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Japanese cyberpunk

From Wikipedia, the free encyclopedia

Japanese cyberpunk refers to cyberpunk fiction produced in Japan. There are two distinct subgenres of Japanese cyberpunk: live-action Japanese cyberpunk films, and cyberpunk manga and anime works.[1]

Japanese cyberpunk cinema, also referred to as Extreme Japanese Cyberpunk, refers to a sub-genre of underground film produced in Japan, starting in the 1980s. It bears some resemblance to the 'low-life high-tech' cyberpunk, as understood in the West, however it differs in its representation of industrial and metallic imagery and an incomprehensible narrative. The main directors associated with the Japanese cyberpunk movement are Shinya Tsukamoto, Shozin Fukui, and Sogo Ishii.[2] The origins of the genre can be traced back to the 1982 film Burst City, before the genre was primarily defined by the 1989 film Tetsuo: The Iron Man.[3] It has roots in the Japanese punk subculture, that arose from the Japanese punk music scene in the 1970s, with Sogo Ishii's punk films of the late 1970s to early 1980s introducing this subculture to Japanese cinema and paving the way for Japanese cyberpunk.

Japanese cyberpunk also refers to a subgenre of manga and anime works with cyberpunk themes. This subgenre began in 1982 with the debut of Katsuhiro Otomo's manga series Akira, with its 1988 anime film adaptation (which Otomo directed) later popularizing the subgenre. Akira inspired a wave of Japanese cyberpunk works, including manga and anime series such as Ghost in the Shell, Battle Angel Alita, Cowboy Bebop, and Serial Experiments Lain.[4] Cyberpunk anime and manga have been influential on global popular culture, inspiring numerous works in animation, comics, film, music, television and video games.[5][6]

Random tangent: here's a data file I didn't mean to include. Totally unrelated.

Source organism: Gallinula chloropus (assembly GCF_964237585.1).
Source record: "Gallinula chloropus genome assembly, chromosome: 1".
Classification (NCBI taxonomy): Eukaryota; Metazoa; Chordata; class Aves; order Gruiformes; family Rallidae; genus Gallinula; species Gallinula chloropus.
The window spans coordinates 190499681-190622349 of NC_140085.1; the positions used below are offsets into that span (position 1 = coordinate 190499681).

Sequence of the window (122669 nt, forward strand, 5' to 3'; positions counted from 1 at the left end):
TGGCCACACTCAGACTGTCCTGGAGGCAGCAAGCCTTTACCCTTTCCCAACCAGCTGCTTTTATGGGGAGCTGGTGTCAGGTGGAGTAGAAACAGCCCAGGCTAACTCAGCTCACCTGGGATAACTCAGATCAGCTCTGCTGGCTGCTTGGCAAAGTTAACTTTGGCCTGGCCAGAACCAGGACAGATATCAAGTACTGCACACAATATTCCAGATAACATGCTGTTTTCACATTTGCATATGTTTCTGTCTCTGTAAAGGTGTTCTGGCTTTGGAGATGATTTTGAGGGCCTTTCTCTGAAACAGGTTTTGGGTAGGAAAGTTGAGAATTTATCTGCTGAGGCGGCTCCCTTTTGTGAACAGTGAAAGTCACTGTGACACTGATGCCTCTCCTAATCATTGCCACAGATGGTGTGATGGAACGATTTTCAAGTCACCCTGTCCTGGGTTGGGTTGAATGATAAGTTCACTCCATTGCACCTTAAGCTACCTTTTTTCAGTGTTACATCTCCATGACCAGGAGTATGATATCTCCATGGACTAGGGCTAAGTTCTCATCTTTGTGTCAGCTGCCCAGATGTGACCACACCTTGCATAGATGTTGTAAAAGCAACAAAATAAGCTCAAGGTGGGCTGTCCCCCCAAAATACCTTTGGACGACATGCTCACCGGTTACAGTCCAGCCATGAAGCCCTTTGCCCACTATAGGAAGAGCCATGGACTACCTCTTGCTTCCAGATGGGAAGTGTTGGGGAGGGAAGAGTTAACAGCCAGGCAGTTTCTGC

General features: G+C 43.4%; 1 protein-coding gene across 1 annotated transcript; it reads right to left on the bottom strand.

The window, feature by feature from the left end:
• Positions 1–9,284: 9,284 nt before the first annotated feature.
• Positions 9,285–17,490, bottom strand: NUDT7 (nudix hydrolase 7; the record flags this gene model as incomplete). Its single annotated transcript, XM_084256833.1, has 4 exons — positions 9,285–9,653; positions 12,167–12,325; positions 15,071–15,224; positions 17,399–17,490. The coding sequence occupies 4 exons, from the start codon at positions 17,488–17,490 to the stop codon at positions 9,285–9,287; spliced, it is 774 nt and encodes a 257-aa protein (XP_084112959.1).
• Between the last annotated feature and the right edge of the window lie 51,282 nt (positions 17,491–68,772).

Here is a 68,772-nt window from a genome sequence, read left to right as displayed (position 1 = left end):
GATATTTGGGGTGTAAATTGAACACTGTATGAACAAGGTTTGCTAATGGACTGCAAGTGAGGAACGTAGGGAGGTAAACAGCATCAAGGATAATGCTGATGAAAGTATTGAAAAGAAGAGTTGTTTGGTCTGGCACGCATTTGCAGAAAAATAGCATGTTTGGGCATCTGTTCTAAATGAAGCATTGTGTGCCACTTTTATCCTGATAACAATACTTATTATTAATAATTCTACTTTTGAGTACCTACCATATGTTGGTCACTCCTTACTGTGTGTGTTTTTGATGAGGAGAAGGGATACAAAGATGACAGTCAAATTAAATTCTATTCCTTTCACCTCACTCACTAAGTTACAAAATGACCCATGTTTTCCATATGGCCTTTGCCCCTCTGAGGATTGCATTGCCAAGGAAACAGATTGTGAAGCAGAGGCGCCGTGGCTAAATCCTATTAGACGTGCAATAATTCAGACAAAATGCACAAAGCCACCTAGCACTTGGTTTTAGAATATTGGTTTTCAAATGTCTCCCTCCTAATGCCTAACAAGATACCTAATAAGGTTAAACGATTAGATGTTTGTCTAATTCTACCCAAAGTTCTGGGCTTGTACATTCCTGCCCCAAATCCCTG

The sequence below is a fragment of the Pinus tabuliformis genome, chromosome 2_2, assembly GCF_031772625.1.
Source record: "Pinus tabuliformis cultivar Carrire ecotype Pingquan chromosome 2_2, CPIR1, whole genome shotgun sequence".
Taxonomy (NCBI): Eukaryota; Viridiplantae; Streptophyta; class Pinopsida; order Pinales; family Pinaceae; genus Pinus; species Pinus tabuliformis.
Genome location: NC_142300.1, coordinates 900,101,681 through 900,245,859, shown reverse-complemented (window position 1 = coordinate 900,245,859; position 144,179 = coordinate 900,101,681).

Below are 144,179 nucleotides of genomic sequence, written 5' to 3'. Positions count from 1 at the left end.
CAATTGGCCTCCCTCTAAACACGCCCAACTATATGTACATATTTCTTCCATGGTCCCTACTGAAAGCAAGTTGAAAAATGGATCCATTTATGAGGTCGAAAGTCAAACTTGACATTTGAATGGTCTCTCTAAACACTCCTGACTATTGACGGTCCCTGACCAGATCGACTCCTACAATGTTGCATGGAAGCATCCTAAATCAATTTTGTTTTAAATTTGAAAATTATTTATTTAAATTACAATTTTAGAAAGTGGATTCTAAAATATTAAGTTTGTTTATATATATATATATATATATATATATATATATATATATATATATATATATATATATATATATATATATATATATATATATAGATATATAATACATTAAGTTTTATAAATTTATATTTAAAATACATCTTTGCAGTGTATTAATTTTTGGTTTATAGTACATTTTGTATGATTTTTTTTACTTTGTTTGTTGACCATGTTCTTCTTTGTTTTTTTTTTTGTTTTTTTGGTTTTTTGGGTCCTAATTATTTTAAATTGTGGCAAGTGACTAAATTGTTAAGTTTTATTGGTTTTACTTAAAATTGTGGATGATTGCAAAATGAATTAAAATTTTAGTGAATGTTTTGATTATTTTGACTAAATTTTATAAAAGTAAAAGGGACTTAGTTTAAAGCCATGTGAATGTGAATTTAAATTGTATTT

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Japanese cyberpunk films


Japanese Cyberpunk generally involves the characters, especially the protagonist, going through monstrous, incomprehensible metamorphoses in an industrial setting. Many of these films have scenes that fall into the experimental film genre; they often involve purely abstract or visual sequences that may or may not relate to the characters and plot. Recurring themes include: mutation, technology, dehumanization, repression and sexual deviance.[7]


In contrast to Western cyberpunk which has roots in New Wave science fiction literature, Japanese cyberpunk has roots in underground music culture, specifically the Japanese punk subculture that arose from the Japanese punk music scene in the 1970s. The filmmaker Sogo Ishii introduced this subculture to Japanese cinema with his punk films Panic High School (1978) and Crazy Thunder Road (1980), which portrayed the rebellion and anarchy associated with punk, and went on to become highly influential in underground film circles. Crazy Thunder Road in particular was an influential biker film, with a punk biker gang aesthetic that paved the way for Katsuhiro Otomo's Akira. Ishii's next film was the frenetic Shuffle (1981), an unofficial short film adaptation of a manga comic strip by Otomo.[8]

Ishii's most influential film was Burst City (1982).[8] Since its release, it has had a strong effect on the underground Japanese film scene.[9] It starred Shigeru Izumiya, who would, four years later, go on to direct his own cyberpunk film, Death Powder, in 1986. The early short films of Shinya Tsukamoto, such as The Adventures Of Electric Rod Boy (1987)[10] and The Phantom of Regular Size (1986)[11] (which Tetsuo was a remake of), are often credited as precursors of the movement.